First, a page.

If you or a friend or family member have been convicted of an offence and you are not happy with result, we can advise you on appeal. Your appeal can be against conviction and/or the sentence imposed by the Judge. There are time limits, depending on in which court you are convicted, within which an appeal should be commenced. We can advise on the merits of an appeal against conviction or sentence and the time frame within which to bring it.
Some examples of recently handled appeals by MCS:
Bail is the process by which a person suspected or charged with an offence is granted liberty subject to conditions. Where a person is being investigated by a government agency such as the Police or the ICAC, that government agency can release that person on bail subject to payment of cash or a promise to return (known as a recognizance) at a future date. Where a person is charged with a criminal offence and appears before a Magistrate in Court the Magistrate has power to grant bail (known as Court Bail) subject to such conditions as he/she thinks appropriate. Those conditions can include one or more of the following: the surrender of your passport; that you reside at an address given; that you report to a nearby Police station or the offices of the ICAC at regular times; that you pay a sum of money into court; or that someone promises (sometimes backing up the promise with cash paid into court) to make sure that you return for the next court date (known as surety); that you have no contact with any possible witnesses in the case against you. If a Magistrate refuses to grant you bail, you can make an application to a Judge sitting in the High Court to re-consider your bail. We are able to guide you through the whole bail process and to make representations to the Police or ICAC if you are in their custody; or in court to a Magistrate, District Court Judge, or High Court Judge on your behalf. We can advise you of the best approach in order to obtain bail and the assurances or guarantees that a court may require as a condition if you are to be granted bail.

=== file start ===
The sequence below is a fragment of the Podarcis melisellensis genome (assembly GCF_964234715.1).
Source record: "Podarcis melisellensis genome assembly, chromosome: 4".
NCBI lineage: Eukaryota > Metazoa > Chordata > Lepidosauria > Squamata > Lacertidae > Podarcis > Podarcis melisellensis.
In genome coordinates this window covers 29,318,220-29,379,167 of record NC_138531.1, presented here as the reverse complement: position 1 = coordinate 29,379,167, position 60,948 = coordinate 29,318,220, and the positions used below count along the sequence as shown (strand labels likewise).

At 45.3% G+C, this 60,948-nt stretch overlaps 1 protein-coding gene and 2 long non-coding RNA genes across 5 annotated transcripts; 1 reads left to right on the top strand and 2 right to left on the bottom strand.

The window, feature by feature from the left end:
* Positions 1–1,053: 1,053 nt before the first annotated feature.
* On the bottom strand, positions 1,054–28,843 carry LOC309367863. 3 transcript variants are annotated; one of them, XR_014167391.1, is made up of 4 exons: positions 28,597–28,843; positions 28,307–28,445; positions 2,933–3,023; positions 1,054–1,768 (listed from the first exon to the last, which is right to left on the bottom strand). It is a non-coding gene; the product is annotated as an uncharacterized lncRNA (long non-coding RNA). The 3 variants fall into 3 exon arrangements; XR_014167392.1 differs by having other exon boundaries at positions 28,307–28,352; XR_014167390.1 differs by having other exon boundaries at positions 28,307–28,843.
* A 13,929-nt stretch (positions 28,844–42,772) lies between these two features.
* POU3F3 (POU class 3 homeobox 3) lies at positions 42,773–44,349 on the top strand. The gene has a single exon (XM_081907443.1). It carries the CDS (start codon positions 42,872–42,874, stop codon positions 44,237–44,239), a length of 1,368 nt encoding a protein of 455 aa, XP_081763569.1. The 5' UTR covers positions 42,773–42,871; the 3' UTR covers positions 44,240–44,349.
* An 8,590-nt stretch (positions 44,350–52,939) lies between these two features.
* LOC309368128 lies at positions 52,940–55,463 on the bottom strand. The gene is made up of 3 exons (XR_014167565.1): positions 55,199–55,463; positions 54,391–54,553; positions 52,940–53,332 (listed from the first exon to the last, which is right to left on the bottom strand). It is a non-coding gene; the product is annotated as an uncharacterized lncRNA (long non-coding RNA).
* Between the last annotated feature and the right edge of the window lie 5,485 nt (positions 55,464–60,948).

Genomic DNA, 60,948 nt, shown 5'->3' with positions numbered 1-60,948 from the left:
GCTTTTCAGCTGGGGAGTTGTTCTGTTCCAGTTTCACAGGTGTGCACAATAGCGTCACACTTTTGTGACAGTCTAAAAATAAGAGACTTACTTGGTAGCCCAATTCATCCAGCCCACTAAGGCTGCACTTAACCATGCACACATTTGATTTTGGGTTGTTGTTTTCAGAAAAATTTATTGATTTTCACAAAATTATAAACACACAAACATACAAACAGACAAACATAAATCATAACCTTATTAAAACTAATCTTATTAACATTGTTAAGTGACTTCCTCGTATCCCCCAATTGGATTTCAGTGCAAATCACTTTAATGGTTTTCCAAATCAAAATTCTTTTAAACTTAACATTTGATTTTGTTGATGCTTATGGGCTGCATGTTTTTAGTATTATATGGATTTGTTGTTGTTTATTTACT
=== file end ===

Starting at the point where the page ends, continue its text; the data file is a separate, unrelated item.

See Also: Prison
Mention/Pre-trial Review Hearing
Sometimes if a person is charged with a criminal offence, at his first appearance in Court, the Magistrate or Judge will order that the Defendant be brought up for mention at a later date. Sometimes this is to determine whether the charge will proceed. Sometimes this is because, although the prosecution have charged a defendant, they are not yet ready to proceed with the charge because they are still obtaining evidence or have not decided on the correct charge. Sometimes it may be because the Defence want to make representations to the Department of Justice.
Often the court will ask the Prosecution and Defence to attend a hearing to ascertain what issues are for determination at trial and/or what needs to be done by the parties to make the case ready for trial. This is often done at a Pre-Trial Review, known by lawyers as a PTR.
Plea in Mitigation
If you plead guilty to an offence or are found guilty after trial, before a Magistrate or Judge sentences you, he/she will hear mitigation from your lawyer. The aim of mitigation is to present information to the Magistrate/Judge with a view to persuading him/her to impose as lenient a penalty as possible in the circumstances. The information presented can include your background, the circumstances of the offence and any precedents or cases that are relevant. For many, the imposition of a custodial sentence can have catastrophic effects on family and employment. Magistrates and judges have a wide range of sentencing options available depending on the age of the offender, the type of offence committed, the legislation involved and the predecents set by higher courts. It is essential that all relevant information is presented to the sentencing Judge/Magistrate before he/she proceeds to sentence so that alternatives other than imprisonment can be considered. Particularly for young offenders, alternatives to imprisonment are often considered (see Young Offenders below). For dangerous drugs offenders charged with possession, the emphasis is often on their rehabilitation. Sometimes if imprisonment is likely, there may exist exceptional reasons why the period of imprisonment should be suspended. Our lawyers have for many years been pleading mitigation for clients convicted of criminal offences.
If you are convicted of a criminal offence in Hong Kong, you do not always go to prison. Magistrates and judges, to a large extent, have a degree of discretion when deciding the appropriate sentence. A sentence of imprisonment can for instance be suspended. Community Service and Probation Orders are often made. There is also an array of sentencing options for young offenders. Please see Plea in Mitigation / Young Offenders.